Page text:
In addition, through its unparalleled mission and vision, the research center distinguished Liberty Mutual Insurance from all other insurance companies. One example of the work produced by the research center is Survival Cars I and II, which were developed in the 1950s in collaboration with Cornell University. Since those early days, features such as collapsible steering columns, armrests and headrests, air bags, and seatbelts became standard equipment in all U.S. automobiles.

A robotic arm, later called The Boston Arm, an innovation in prosthetics, was developed at the research center in collaboration with researchers from MIT, Harvard, and Massachusetts General Hospital. In the 1960s, the first Horizontal Pull Slipmeter™ was patented. Tribology knowledge that helps to prevent slips, trips, and falls and related scientific investigations flourished until today.

From the 1960s and continuing into the early 2000s, another important legacy of the research center was pioneering research in psychophysics. The guidelines for manual materials handling were developed in the center's basement laboratory, where participants carried, pushed, pulled, lifted, and lowered objects. The Liberty Mutual Tables - or, more commonly nicknamed after their legendary researchers, Snook and Ciriello Tables, which suggest maximum acceptable loads of all common work-related exertions - became the standard tool in job assessment and workplace (re)design. They have a lasting place in ergonomics and safety textbooks for students, researchers, and practitioners in relevant fields.

In the 1990s, Tom Leamon expanded the capacity of the research center and turned it into the state-of-the-art Research Institute, "Helping people live safer, more secure lives." Researchers from various disciplines from around the world were recruited to tackle occupational safety and health issues in depth. Leamon's vision was exemplary and incomparable. He coined a unique phrase, "Research to Reality," and his efforts resulted in establishing the Liberty Mutual Research Institute for Safety as one of the most respected occupational safety and research centers in the world. Scientific inquiries became more and more vigorous, as evidenced by the growing output of peer-reviewed scientific publications, which reflected the real-world issues of occupational safety and health.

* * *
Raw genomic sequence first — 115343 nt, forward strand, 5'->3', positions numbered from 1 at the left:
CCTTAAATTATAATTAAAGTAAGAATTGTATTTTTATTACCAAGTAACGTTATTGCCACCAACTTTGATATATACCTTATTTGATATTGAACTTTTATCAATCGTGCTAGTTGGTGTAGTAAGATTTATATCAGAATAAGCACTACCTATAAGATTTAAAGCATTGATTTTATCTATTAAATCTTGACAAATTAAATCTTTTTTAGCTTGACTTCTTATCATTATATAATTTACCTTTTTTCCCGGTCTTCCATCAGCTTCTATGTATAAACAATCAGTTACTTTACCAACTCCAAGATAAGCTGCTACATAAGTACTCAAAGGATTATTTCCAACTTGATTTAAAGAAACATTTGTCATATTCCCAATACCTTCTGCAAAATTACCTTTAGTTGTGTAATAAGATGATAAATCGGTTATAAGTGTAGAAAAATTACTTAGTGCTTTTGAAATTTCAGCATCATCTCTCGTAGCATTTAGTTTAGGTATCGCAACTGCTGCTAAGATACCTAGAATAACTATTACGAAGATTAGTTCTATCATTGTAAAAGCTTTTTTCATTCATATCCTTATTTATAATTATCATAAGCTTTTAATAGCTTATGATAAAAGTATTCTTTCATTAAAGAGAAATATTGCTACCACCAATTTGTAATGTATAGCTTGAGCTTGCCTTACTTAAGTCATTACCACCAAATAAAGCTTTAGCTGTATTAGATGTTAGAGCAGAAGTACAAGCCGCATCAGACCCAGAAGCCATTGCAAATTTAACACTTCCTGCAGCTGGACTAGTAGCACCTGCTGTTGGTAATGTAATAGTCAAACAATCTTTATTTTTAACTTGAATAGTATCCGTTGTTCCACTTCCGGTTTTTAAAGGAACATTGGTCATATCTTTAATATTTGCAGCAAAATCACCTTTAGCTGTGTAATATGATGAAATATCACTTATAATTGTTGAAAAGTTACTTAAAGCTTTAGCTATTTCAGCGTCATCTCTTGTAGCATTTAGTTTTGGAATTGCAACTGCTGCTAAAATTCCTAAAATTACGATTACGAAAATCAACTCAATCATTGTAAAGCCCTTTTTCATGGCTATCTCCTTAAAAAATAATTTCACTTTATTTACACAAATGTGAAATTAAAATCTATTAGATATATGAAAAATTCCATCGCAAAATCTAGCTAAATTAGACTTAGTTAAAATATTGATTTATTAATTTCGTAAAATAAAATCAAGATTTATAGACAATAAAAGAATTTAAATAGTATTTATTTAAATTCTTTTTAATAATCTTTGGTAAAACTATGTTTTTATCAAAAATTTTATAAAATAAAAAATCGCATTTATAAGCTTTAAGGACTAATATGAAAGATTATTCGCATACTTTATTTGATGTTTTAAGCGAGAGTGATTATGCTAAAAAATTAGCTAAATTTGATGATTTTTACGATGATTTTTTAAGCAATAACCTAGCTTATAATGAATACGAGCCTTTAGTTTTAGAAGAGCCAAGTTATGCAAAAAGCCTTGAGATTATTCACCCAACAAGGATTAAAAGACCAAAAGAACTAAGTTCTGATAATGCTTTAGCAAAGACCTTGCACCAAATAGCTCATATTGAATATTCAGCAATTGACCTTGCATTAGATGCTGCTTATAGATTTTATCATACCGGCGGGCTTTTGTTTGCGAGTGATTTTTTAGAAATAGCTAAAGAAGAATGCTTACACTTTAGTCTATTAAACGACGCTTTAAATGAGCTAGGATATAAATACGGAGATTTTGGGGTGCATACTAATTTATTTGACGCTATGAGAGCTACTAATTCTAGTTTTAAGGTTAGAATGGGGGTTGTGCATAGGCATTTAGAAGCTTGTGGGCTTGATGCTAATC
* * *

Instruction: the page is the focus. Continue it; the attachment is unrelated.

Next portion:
Achievements from this flourishing period are abundant. For example, the Workplace Safety Index, a summary of workplace injury burden, is still broadly cited and in use among a variety of occupational safety and health agencies and institutions by researchers and practitioners worldwide. Pioneering research on management of low-back pain and prevention of opioid misuse more than a decade ago demonstrates the critical thinking and long-term view of the Institute's scientists.

An exemplary demonstration of the Institute's international outreach was the collaboration with premiere research institutions in China and Vietnam. As a result, the Vietnamese government created a model for studying and reporting workplace injuries via community efforts, which was tailored to the country's unique cultural and social environment.

All research findings from the Research Institute were nonproprietary and were always translated, not only through the Loss Prevention staff to Liberty Mutual partners but also by the research staff through active participation in and dissemination of their findings via a number of national and international conferences, including the HFES Annual Meeting. This sharing of findings reflected the Institute's belief that scientific activities without barriers could serve better the need of all people, not just Liberty Mutual customers.

The Institute's great vision and mission were rightly appreciated, as demonstrated by the numerous prestigious awards it and its researchers received over the years. These include the President's Medal by the Ergonomics Society, UK (1994), the AIHA Edward J. Baier Technological Achievement Award (1995), the International Ergonomics Association's President's Award (1997), the HFES Jack A. Kraft Award (1997), the AIHA Alice Hamilton Award (2002), and the NORA Partnering Award from the Centers for Disease Control (2006), just to name a few.

The decision to close the highly esteemed institution is felt not only by current and former Institute staff but also by the national and international scientists, visiting scholars, collaboration partners, postdoctoral fellows, interns, and students with whom the Institute shared its findings. The influence and inspiration from the Research Institute will be with us and future generations for many years to come.

HFES 2017 Annual Meeting attendees will have the opportunity to hear more about the Institute's work in a panel session tentatively scheduled on Thursday, October 12.

Thank you, Liberty Mutual Research Institute for Safety, for your contributions to make the workplace better and safer now and in the future.

Requiescat in pace!!



Archive of HFES Bulletin issues through December 2015 (in PDF format).